EU Rapid Reaction after West›s Failure in Afghanistan The EU rapid reaction force would not have prevented the West›s failure in Afghanistan, says DW›s Bernd Riegert. He suggests that EU member states concentrate on strengthening their presence in NATO. In the wake of the Afghanistan disaster, various EU defense and foreign ministers are once again calling for more military autonomy and a common intervention force. For over 20 years, there
Members of the EU-Battlegroup wait for Austrian Defence Minister Norbert Darabos as he visits their barracks in Mautern about 60 kilometres (38miles) west of Vienna May 2012 ,11. Credit: Reuters
The Force is to “respond to imminent threats or quickly react to a crisis situation, for example, a rescue and evacuation mission or a stabilization operation in a hostile environment.” the importance of maintaining the bloc›s influence in an interdependent world. «European influence will be our greatest challenge in the coming years, and Afghanistan has offered a stark demonstration,» he said.
Conclusion The idea of establishing a European army may have come about because of the unwillingness and inability of European countries to meet Washington’s demands to increase funding for NATO bases and many of its units and foreign countries of Europe. It is likely that the German and French army will form the backbone of the European Union countries in the wake of Britain›s exit.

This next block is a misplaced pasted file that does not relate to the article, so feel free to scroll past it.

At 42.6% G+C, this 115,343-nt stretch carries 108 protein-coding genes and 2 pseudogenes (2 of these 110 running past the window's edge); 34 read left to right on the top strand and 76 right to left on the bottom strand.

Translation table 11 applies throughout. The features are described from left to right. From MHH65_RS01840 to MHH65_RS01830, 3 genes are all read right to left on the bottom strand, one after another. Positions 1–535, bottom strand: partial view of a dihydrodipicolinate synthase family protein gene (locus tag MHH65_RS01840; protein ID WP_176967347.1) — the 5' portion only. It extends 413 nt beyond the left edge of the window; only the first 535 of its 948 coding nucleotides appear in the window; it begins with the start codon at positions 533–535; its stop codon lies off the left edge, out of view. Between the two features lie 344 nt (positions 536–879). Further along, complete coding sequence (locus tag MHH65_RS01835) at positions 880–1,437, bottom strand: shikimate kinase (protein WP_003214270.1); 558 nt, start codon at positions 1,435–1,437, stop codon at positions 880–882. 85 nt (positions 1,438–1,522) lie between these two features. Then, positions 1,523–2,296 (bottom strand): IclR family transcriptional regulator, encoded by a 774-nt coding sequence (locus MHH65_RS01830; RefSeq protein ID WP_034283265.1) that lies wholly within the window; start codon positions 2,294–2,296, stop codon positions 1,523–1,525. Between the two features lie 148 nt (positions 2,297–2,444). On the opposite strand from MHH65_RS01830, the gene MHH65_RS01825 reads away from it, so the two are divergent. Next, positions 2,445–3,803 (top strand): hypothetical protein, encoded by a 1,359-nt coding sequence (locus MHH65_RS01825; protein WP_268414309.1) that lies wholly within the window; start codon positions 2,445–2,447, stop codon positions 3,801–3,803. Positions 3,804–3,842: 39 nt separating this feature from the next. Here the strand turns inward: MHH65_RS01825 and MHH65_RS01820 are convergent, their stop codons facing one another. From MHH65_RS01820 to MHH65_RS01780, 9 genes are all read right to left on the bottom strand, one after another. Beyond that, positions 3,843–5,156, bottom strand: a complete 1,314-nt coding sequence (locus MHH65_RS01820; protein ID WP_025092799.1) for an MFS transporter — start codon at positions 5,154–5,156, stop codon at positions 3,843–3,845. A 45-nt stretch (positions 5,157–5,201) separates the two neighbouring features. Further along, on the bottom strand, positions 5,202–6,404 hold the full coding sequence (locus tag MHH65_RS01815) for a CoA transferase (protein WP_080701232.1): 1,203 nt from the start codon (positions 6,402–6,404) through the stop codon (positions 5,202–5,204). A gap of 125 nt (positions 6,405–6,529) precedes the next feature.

has been talk of an EU force that would be able to act without US support, possibly around the world. But it still does not exist: First, because there is a lack of political will; and secondly, because it would be expensive and complicated to set up in military terms. On paper, the bloc does have a common defense policy, but the European Defense Agency (EDA) is one that largely busies itself with niche projects and feasibility studies.
EU Defense Autonomy EU Council President Charles Michel said on 1st September 2021, that the European Union needs to pursue decisionmaking autonomy in the wake of the chaotic evacuations from Afghanistan that ended last week. «In my view, we do not need another such geopolitical event to grasp that the EU must strive for greater decision-making autonomy and greater capacity for action in the world,» he told the Bled Strategic Forum in Slovenia. Looking to the future of the EU›s role in the world, the EU Council President discussed